- By Elizabeth DickinsonElizabeth Dickinson is author of the Kindle Single Who Shot Ahmed? A Mystery Unravels in Bahrain's Botched Arab Spring, from which this excerpt was adapted. She is a former FP assistant managing editor.
Luis Moreno-Ocampo, prosecutor at the International Criminal Court, issued a statement today indicating that his team may request the authorization to open a full-fledged investigation into atrocities committed in recent months in the Ivory Coast. The statement urged the U.N. Security council to "expedite" the process so that he "can proceed faster with an investigation and start to prepare a request for an arrest warrant for those most responsible for crimes in Ivory Coast."
Clearly, there are crimes to investigate. After reports that as many as 1,000 were killed in the Western town of Duékoué over the weekend, today another massacre site is reported to have been found. Holding outgoing President Laurent Gbagbo’s military to account for shelling a market and disappearing political opponents is unquestionably a good thing, right?
Yes — but it also opens up a lot of very difficult questions about how this political crisis is going to end.
First, take the issue of exile for Gbagbo. If he believes there is a risk he’ll be indicted by the International Criminal Court, he will be very unlikely to agree to take refuge in any country that recognizes the court. Offering amnesty is no longer a carrot that negotiators can offer; if the ICC succeeds in opening an investigation, and Gbagbo is to be indicted, Ivory Coast’s national judicial system would be compelled to hand him over. That in turn raises the difficult question of how Gbagbo’s supporters (remember, he won 46 percent of the vote) would react if their political icon were arrested. (Not good, I’m going to say.)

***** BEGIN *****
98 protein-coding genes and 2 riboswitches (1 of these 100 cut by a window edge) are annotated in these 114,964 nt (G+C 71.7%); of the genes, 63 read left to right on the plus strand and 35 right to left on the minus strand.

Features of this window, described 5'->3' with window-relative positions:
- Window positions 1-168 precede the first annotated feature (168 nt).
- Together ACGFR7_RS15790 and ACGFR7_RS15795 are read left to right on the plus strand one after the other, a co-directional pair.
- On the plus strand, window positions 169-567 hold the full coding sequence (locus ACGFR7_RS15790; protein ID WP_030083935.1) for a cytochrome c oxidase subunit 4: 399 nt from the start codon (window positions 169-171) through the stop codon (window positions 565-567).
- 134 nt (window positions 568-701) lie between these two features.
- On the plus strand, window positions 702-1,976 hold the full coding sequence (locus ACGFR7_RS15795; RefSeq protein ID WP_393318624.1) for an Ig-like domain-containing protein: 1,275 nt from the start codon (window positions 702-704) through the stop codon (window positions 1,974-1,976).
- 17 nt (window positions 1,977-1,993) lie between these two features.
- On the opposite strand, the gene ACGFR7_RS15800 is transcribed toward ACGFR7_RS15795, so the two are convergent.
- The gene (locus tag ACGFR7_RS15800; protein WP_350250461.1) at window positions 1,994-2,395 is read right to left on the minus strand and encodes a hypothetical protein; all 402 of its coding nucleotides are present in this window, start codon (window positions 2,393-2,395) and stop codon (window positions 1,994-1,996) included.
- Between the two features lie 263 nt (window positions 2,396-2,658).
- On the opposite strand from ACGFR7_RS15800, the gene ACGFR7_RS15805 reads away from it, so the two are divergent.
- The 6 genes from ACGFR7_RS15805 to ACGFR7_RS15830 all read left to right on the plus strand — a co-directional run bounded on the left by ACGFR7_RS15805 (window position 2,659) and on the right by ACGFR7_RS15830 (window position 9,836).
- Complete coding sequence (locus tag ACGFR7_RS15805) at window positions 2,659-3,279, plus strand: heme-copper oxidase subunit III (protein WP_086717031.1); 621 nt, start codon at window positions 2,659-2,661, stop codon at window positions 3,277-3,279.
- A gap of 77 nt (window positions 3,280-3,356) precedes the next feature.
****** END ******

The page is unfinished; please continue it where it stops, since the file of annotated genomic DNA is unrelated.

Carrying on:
Actually, arrests of any political figures could be divisive. After all, there are reports (not yet confirmed either way) that Ouattara-loyal forces were involved in the civilian deaths in Duékoué. A new president might be reluctant to hand over his men for such crimes, particularly since the Ouattara camp has denied any wrongdoing. But justice that only cuts one way will be hard to stomach for Ivorians observing the political process.
This is not to say that there should not be accountability for crimes. There should be. And proponents of the court are correct to argue that the ICC’s promise to investigate can be a very clear deterrant for parties on the ground to misbehave.
The point is this: the crisis in the Ivory Coast is at an unbelievably delicate moment. The country is polarized. If Gbagbo is not allowed a dignified exit — much as it seems unfair — the crisis runs a serious risk of getting worse. Militias armed in favor of one side or the other — or in some cases loyal to no one in particular — can’t be accomodated but neither can they be forgotten. Once the immediate political crisis ends, social cohesion will be Ouattara’s biggest challenge as president. He’s going to have to ensure that divided Ivorians can live with one another again.
Successful justice has often taken place in countries as divided as this one — take Chile after the dictatorship of Augusto Pinochet of Sierra Leone after its civil war at the turn of the century. The succesful keys of those processes were the securing of a political solution first, integrating local courts and reconciliation processes into the quest for justice, and whole lot of community outreach so that citizens throughout the country would understand that indictments of individuals were not indictments of their group, be it religious, ethnic, or political.
As the situation stands this morning, negotiations to get outgoing president had "failed" and an assault of the presidential compound is underway by forces loyal to election winner and internationally recognized President Alassane Ouattara. Let’s hope both sides know what a tight-rope they are walking.